At the Waterfront Tavern in Holyoke, a rap battle between Hoodie Cruger, who is black, and Petey Mitch, who is white, turns racist.

“I got rap sheets to rival my rap sheets,” spits Petey. “For your life, somewhere someway, had to pay two cents a day. That’s not what I meant to say — I’m really not racist.” The crowd — about 60 people, almost all men — goes from hooting loudly to hissing and whispering. New to the rap battle scene, I scan the horizon for the nearest exit.

Hoodie smirks, priming for his turn.

“I’m from Springfield where niggas spring steel,” Hoodie starts. “The cops’ll show up like whoah, this is a raw scene. I put 16 holes in this cracka like he a saltine.”

Holyoke has one of the highest crime rates of the state’s small cities, but on this battleground words become violent, and it stops there.

“It’s all a big show. It’s like grown men writing poems for each other,” says Jason Weeks, co-owner of the 413 Battle League, the show’s organizers. “They have the goal of making the other person look smaller, but no one’s going to kill each other.”

Holyoke Police Sergeant David O’Connell says he isn’t aware of officers being deployed to one of the Battle League’s monthly shows at the Waterfront. “Never heard of them,” O’Connell says of the League. “That’s probably a good thing.” However, not all local shows are so peaceful. In April, for example, three people were shot in the lobby of the Hippodrome in Springfield following a concert.

Weeks, 33, and co-owner Tony Daniele, 35, started the 413 Battle League in 2012. The two Valley natives — joined by a mutual love for the art — started bringing people together for rap battles, found there was no shortage of interest, and so decided to formalize the scene into the 413 Battle League. The duo schedule and promote the shows as well as decide which opponents will face off in battle. Artists are paired based on how well their styles will match or clash. They do all of this on top of their day jobs — Weeks is a chef and Daniele a “therapeutic mentor for at-risk children in Springfield.” They’ll leave it at that, they say, for fear their involvement in the hip-hop scene will be perceived as a professional conflict. Sponsors, they say, help cover the event costs — the venue, videography, DJs, and occasional cash prizes for tournament winners. When asked about the dollar figures, Weeks declined to get specific.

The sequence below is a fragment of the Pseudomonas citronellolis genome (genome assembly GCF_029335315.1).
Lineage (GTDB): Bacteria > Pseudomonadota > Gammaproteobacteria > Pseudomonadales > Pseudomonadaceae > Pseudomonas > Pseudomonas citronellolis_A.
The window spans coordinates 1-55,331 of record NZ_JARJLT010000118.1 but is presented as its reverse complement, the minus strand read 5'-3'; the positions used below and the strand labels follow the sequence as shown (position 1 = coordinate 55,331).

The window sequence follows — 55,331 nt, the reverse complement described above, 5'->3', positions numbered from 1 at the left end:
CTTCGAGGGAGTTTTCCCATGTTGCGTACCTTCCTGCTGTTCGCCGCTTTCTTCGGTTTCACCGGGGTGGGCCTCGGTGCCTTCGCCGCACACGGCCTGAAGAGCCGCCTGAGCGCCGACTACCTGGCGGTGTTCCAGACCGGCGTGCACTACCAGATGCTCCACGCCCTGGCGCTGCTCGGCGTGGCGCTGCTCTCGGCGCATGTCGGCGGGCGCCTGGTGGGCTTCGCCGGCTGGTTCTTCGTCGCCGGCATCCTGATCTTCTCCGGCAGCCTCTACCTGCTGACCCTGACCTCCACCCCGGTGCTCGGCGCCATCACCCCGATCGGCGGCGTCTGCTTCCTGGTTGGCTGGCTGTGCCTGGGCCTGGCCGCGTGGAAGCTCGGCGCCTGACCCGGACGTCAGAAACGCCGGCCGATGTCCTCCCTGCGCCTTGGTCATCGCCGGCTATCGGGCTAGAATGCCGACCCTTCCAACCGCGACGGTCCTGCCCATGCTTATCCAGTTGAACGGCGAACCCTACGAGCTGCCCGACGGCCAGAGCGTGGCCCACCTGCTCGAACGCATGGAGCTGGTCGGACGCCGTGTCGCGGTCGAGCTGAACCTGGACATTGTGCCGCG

“We’re not in this for the money,” Daniele says, laughing. “Definitely not,” Weeks agrees, shaking his head.

It’s Saturday, and tonight’s battles are just one phase of a months-long tournament, for which the eventual winner, chosen by a jury of local rappers, will receive a $413 cash prize. The battles take place in a large room at the rear of the space — some of its windows are boarded up and cobwebs hang from the ceiling, but the acoustics are good. Rappers go head-to-head in this evening’s seven battles. Each lasts about 15 minutes. In between battles, DJ Benny Black spins hip-hop and the crowd grabs drinks at the front of the tavern, bringing their beverages out to the patio to take in views of the Connecticut River.

Daniele and Weeks introduce me to Chris “Brash” Rapple, who they say they’ve rapped with for years. With a last name like Rapple, you’d think he’d leave his rap name at that, but Brash is a name he says he “got stuck with.” Rapple says the battles are all about taking your “lumps” and putting on a good show. He says creativity comes in their ability to devise interesting ways to insult an opponent.